Easy Pay Bank App
So easy to pay back your sister!

8. Our All Blacks!

If you don’t know who they are, then you’re missing out. We are a rugby-crazy nation, but then we are the best in the world, so why wouldn’t we be! Everything stops when there are games on. And if it’s the World Cup final (meaning a true ‘world’ cup final… not a ‘World Series’ that involves only one nation), then the whole country comes to a grinding halt. We celebrate, and sometimes mourn, with our boys in black. Check out the haka below. Gives me chills!

9. Last but not least, our electoral campaigns are only about a month long – yes only a month!

Legally, no longer than 40 days. Ok, so I’m really only adding this because Donald Trump is all over our TV, in New Zealand! And has been for months. Ugh!! One month – imagine that? It’s so refreshing!

I may be biased, but it’s the best country in the world. Come home with us to see for yourself!

Is there a need for a New Zealand gay and lesbian travel company?

LGBT Rainbow Flag
(picture by torbakhopper 2012 https://flic.kr/p/didgDi)

 

A little over a year ago my partner, Karen, and I resigned from our jobs as educators to follow my dream of starting a travel company bringing travellers to New Zealand, my home county. New Zealand is such a stunning country, magnificent scenery, friendly people, unique wildlife, great food and wine, and I’m completely passionate about it. I’m also an avid traveller. During my 20s, I lived and worked in Japan, England, and Hungary, back-packed through Turkey, Syria, Jordan and Israel, China, Macau, Hong Kong, and Singapore, cycle-toured through Denmark, Sweden, and Norway, and travelled in numerous more countries for shorter trips. I was bitten hard by the travel bug at a time when most of the world was safe for a woman to put a back pack on her back and head off into the unknown. I loved every minute of it. Now I’m in my 40s, it’s a natural fit that I would want to share my passions of both traveling and New Zealand with others from around the world.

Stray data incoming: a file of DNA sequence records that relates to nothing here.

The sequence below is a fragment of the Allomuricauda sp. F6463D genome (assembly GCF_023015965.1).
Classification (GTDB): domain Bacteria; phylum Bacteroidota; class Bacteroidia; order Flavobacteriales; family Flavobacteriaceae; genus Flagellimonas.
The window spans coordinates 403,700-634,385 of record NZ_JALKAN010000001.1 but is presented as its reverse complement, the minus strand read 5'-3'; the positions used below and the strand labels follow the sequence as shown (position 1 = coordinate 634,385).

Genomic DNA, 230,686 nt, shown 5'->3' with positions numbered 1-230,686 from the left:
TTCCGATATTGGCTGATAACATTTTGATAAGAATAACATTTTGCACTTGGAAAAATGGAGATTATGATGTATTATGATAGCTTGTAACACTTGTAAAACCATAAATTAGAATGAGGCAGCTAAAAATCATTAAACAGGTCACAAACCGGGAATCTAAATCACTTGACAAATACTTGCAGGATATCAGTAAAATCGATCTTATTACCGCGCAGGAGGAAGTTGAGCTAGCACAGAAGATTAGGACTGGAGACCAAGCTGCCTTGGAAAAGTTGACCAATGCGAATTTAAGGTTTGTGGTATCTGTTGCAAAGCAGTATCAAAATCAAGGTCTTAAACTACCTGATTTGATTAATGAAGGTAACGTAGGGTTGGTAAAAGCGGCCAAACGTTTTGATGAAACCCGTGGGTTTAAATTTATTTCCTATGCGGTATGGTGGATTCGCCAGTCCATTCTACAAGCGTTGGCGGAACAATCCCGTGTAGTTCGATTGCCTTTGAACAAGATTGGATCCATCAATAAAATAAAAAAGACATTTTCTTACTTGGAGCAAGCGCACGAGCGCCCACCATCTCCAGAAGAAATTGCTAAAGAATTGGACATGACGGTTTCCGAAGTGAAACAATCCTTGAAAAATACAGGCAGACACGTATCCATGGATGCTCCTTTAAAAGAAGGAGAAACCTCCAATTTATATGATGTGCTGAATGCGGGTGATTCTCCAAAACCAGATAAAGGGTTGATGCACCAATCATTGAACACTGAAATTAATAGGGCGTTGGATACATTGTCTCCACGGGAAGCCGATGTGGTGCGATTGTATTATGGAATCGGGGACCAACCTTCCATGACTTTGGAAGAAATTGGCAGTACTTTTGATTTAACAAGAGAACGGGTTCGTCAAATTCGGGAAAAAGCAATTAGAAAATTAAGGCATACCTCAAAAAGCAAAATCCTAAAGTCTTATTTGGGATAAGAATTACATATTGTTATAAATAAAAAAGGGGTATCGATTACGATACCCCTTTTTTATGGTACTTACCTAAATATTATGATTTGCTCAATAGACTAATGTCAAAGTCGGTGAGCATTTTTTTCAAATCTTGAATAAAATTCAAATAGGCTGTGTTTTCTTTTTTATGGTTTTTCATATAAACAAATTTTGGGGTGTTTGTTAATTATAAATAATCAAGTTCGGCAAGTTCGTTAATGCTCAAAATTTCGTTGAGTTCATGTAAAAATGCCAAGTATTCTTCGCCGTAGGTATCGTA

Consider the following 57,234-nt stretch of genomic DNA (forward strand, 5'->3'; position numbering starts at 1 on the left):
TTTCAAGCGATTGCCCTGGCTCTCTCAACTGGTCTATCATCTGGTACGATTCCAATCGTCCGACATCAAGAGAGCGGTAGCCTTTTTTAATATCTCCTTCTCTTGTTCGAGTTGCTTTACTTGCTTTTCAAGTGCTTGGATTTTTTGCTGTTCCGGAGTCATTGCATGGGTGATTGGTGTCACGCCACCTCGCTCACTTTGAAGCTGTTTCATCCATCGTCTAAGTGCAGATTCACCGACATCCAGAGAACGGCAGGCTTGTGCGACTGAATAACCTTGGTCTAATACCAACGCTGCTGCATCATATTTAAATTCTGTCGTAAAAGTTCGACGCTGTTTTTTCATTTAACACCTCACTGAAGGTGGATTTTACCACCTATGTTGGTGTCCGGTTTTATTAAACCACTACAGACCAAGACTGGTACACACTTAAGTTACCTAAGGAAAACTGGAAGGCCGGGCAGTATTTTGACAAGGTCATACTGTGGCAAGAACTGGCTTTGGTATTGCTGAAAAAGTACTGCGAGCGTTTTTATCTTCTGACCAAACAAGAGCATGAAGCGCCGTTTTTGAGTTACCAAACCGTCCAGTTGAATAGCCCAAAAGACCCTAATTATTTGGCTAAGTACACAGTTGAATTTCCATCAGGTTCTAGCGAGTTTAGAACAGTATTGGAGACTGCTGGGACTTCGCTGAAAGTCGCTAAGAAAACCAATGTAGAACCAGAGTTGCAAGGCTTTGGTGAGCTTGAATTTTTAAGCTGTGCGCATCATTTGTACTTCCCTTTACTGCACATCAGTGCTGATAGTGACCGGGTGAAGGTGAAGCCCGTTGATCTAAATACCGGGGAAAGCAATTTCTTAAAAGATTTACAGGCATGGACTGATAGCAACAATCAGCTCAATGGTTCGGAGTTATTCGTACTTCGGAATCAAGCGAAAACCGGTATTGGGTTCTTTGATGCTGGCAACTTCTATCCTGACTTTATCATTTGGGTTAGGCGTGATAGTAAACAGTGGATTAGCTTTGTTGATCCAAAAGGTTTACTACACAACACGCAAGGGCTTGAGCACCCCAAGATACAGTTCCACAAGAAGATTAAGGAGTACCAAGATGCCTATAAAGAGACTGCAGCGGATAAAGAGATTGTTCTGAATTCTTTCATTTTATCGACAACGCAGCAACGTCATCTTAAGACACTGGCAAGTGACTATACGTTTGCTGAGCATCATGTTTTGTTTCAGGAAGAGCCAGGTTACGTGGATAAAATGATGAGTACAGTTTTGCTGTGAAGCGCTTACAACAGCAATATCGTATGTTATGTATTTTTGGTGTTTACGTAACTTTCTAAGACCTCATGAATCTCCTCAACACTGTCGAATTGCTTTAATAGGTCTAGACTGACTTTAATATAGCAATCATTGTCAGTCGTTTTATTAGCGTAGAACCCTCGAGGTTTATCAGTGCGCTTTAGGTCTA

We were pretty sure we wanted to serve the LGBT community in our new venture. We weren’t sure if there was a need for a New Zealand LGBT travel company given New Zealand is pretty gay-friendly, so we asked the following questions.

 

Why wouldn’t LGBT travellers looking to join a group tour just travel with one of the numerous other NZ travel companies available?